Letters: Health Care Mural, Digital Library

Listeners respond to a story about a woman's health care protest through art, and a school's plans for a digital library. Melissa Block and Michele Norris read from your e-mails.

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MELISSA BLOCK, host:

Now, to your e-mails.

MICHELE NORRIS, host:

During yesterday's program, we brought you the story of Regina Holliday. Her husband died of kidney cancer earlier this year. And she believes inefficiencies in the medical record system harmed his care.

BLOCK: In the midst of the ongoing health care debate, Ms. Holliday has been painting a mural in Washington, showcasing her story. She considers it her way of contributing to the push for health care reform.

NORRIS: Lisa Lavoie of Billerica, Massachusetts wrote to tell us she also lost her husband to kidney cancer last year. And she adds, thank you for a wonderful story highlighting many of the systems that patients with a serious illness must navigate.

BLOCK: On yesterday's program we also heard about Cushing Academy. It's an elite boarding school in Massachusetts that's been switching out its physical library books for digital versions. As part of the transition, students will have access to handheld readers loaded with portable versions of their books.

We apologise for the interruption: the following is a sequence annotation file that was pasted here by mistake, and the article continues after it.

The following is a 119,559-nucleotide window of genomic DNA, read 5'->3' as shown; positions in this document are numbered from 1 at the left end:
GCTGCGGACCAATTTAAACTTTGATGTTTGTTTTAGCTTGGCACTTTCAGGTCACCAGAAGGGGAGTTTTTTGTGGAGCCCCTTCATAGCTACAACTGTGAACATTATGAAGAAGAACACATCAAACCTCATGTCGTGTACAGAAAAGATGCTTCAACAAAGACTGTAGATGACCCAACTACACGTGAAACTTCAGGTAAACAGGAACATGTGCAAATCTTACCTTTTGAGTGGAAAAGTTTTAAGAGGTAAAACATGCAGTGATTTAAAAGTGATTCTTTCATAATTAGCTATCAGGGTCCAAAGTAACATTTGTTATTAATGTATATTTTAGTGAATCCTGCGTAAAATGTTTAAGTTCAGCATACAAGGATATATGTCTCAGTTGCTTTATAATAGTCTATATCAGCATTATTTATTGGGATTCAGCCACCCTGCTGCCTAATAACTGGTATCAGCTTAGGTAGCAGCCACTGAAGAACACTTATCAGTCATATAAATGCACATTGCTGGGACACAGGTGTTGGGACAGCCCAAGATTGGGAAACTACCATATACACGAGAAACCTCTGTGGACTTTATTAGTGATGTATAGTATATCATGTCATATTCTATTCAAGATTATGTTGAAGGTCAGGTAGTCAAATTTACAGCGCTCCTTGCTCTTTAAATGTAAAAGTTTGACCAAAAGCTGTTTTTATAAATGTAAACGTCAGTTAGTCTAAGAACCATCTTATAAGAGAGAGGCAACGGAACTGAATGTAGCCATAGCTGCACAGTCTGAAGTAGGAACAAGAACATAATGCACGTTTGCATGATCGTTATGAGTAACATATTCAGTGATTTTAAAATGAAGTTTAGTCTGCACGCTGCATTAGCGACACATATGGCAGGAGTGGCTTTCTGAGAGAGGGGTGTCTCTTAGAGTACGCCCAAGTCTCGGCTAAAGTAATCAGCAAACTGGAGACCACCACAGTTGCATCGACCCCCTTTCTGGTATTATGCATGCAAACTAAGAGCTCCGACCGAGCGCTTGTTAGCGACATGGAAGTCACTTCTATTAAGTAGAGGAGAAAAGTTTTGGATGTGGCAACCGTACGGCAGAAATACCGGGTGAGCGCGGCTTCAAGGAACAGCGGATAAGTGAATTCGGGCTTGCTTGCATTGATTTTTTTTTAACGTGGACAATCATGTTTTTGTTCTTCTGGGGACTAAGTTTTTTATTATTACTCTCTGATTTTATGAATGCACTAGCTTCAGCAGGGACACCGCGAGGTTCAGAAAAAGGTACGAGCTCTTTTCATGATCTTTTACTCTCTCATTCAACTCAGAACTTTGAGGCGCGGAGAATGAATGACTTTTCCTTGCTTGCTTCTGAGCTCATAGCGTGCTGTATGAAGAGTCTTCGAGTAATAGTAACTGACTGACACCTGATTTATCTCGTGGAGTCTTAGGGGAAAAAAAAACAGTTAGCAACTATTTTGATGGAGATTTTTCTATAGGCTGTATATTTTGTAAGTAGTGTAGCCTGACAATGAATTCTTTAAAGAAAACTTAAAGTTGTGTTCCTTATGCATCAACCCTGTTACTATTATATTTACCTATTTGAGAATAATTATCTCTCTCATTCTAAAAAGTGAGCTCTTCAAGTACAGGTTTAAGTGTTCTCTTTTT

NORRIS: Emily Krug of Johnson City, Tennessee writes: While I admire their efforts, I think it is too much too soon. She goes on to say, we are far from living in a world that could function well without the book.

BLOCK: And Stephanie Dum(ph) of Grand Junction, Colorado wondered how the shift would affect student's optical health. She writes: I'm concerned that between iPods, BlackBerries and now small digital reading devices, we'll all be cross-eyed within 10 years. If a full-size computer screen is bad for your eyes, focusing on a tiny one for prolonged periods must be much worse.

NORRIS: Last week we asked you to send us questions for three military thinkers featured in our recent special report What's Next For Afghanistan? You asked about Iran's role, why the war is taking so long and why Pakistan can't provide the troops General McChrystal is asking for. Well, we've now posted the answers at our Web site, npr.org.

BLOCK: And while you're at npr.org, send us your thoughts on the program - good and bad. We want to hear them all. Just click Contact Us at the bottom of the page.

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